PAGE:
Everolimus Alleviates Obstructive Hydrocephalus due to Subependymal Giant Cell Astrocytomas

Romina Moavero, Andrea Carai, Angela Mastronuzzi, Sara Marciano, Federica Graziola, Federico Vigevano, Paolo Curatolo

Research output: Contribution to journalArticlepeer-review


Background Subependymal giant cell astrocytomas (SEGAs) are low-grade tumors affecting up to 20% of patients with tuberous sclerosis complex (TSC). Early neurosurgical resection has been the only standard treatment until few years ago when a better understanding of the molecular pathogenesis of TSC led to the use of mammalian target of rapamycin (mTOR) inhibitors. Surgical resection of SEGAs is still considered as the first line treatment in individuals with symptomatic hydrocephalus and intratumoral hemorrhage. We describe four patients with symptomatic or asymptomatic hydrocephalus who were successfully treated with the mTOR inhibitor everolimus. Methods We collected the clinical data of four consecutive patients presenting with symptomatic or asymptomatic hydrocephalus due to a growth of subependymal giant cell atrocytomas and who could not undergo surgery for different reasons. Results All patients experienced a clinically significant response to everolimus and an early shrinkage of the SEGA with improvement in ventricular dilatation. Everolimus was well tolerated by all individuals. Conclusions Our clinical series demonstrate a possible expanding indication for mTOR inhibition in TSC, which can be considered in patients with asymptomatic hydrocephalus or even when the symptoms already appeared. It offers a significant therapeutic alternative to individuals that once would have undergone immediate surgery. Everolimus might also allow postponement of a neurosurgical resection, making it elective with an overall lower risk.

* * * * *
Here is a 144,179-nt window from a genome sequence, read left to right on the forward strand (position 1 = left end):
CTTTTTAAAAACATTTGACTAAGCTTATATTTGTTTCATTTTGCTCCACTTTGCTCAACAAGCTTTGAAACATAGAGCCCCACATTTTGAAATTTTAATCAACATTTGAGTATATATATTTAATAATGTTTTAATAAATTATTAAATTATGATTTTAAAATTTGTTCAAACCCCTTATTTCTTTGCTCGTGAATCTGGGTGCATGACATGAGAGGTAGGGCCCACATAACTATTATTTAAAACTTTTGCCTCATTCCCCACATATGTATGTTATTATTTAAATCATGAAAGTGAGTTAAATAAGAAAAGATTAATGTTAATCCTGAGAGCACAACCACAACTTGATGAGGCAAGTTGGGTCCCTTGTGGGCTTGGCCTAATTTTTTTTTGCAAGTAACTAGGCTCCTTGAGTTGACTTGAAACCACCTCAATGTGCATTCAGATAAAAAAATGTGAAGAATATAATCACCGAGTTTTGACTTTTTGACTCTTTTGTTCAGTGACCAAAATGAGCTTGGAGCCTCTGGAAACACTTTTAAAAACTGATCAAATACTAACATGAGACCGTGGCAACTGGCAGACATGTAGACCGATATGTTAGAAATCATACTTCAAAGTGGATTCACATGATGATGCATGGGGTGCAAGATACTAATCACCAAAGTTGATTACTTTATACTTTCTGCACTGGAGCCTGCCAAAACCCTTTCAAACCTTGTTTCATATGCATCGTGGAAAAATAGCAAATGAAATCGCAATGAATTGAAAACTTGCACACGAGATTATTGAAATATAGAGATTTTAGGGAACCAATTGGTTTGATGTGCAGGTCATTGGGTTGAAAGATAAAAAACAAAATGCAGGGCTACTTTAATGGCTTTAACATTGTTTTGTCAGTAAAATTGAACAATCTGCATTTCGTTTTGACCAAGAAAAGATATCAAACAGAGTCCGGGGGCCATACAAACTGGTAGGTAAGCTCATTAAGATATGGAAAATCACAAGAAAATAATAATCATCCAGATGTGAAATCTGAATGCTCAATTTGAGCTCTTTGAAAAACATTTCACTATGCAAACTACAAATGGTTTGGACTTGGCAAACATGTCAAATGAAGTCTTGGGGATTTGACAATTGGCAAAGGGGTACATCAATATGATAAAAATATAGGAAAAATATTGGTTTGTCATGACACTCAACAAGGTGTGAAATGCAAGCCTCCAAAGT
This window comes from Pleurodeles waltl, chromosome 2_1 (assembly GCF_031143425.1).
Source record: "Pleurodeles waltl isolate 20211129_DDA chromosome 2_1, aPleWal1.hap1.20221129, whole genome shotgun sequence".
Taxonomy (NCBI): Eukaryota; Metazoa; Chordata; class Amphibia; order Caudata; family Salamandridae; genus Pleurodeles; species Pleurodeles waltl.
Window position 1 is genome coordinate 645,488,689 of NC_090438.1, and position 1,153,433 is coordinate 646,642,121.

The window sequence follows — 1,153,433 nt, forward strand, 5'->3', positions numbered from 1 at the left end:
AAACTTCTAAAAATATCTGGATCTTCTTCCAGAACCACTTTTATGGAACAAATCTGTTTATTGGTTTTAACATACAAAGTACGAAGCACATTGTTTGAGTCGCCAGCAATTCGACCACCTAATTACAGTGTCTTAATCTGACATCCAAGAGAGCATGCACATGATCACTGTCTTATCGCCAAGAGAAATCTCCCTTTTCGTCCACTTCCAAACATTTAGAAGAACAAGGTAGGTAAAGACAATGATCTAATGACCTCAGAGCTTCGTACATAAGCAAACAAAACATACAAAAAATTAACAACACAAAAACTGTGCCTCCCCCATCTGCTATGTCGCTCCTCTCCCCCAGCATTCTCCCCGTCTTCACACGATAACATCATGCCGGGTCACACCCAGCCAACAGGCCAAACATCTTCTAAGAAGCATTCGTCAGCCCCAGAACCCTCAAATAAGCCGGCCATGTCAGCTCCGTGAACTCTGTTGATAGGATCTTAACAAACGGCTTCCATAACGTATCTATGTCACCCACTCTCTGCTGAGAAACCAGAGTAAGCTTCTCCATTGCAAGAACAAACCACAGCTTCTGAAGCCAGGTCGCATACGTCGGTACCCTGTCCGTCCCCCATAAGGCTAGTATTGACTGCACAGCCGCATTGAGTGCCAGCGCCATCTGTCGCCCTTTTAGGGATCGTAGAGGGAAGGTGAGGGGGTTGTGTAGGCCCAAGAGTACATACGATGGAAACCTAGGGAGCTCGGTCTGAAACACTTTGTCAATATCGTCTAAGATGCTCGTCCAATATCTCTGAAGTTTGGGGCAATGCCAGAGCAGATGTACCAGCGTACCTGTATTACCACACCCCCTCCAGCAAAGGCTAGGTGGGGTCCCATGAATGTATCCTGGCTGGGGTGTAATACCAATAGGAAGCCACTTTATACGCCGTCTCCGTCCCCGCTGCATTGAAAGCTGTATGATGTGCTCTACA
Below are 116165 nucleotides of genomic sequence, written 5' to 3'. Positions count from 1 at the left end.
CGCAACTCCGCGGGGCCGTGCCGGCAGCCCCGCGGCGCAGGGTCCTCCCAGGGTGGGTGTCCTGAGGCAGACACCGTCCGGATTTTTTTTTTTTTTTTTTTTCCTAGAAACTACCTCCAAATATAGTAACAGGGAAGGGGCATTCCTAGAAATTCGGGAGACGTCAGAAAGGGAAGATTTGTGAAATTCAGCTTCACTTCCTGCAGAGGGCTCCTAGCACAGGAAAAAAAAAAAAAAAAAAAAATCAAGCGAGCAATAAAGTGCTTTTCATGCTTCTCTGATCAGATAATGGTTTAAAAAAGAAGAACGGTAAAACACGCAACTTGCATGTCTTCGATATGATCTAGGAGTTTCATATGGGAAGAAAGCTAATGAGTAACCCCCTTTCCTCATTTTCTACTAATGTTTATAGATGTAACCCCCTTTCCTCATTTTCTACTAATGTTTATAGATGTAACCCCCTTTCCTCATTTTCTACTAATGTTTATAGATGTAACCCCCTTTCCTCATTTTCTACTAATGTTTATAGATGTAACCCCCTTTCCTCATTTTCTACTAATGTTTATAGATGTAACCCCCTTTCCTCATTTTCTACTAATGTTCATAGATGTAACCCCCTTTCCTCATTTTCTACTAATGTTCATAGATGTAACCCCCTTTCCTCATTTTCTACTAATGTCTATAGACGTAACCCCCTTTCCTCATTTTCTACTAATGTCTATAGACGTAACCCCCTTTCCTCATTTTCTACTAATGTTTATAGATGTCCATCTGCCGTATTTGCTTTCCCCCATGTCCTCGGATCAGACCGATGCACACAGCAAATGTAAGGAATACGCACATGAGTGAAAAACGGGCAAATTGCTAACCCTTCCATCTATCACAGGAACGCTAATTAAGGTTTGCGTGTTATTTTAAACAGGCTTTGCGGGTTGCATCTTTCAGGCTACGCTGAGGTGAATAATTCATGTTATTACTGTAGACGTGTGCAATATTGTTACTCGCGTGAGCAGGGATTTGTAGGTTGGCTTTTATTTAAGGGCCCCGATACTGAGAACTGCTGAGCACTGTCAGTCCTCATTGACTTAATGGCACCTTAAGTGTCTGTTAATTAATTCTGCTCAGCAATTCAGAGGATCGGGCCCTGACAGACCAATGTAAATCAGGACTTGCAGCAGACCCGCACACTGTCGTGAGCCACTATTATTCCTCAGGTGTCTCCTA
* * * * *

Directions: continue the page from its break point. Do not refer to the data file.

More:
Original languageEnglish
Pages (from-to)59-63
Number of pages5
JournalPediatric Neurology
Publication statusPublished - Mar 1 2017


  • everolimus
  • hydrocephalus
  • mTOR inhibitors
  • SEGA
  • treatment
  • tuberous sclerosis complex

ASJC Scopus subject areas

  • Pediatrics, Perinatology, and Child Health
  • Neurology
  • Developmental Neuroscience
  • Clinical Neurology


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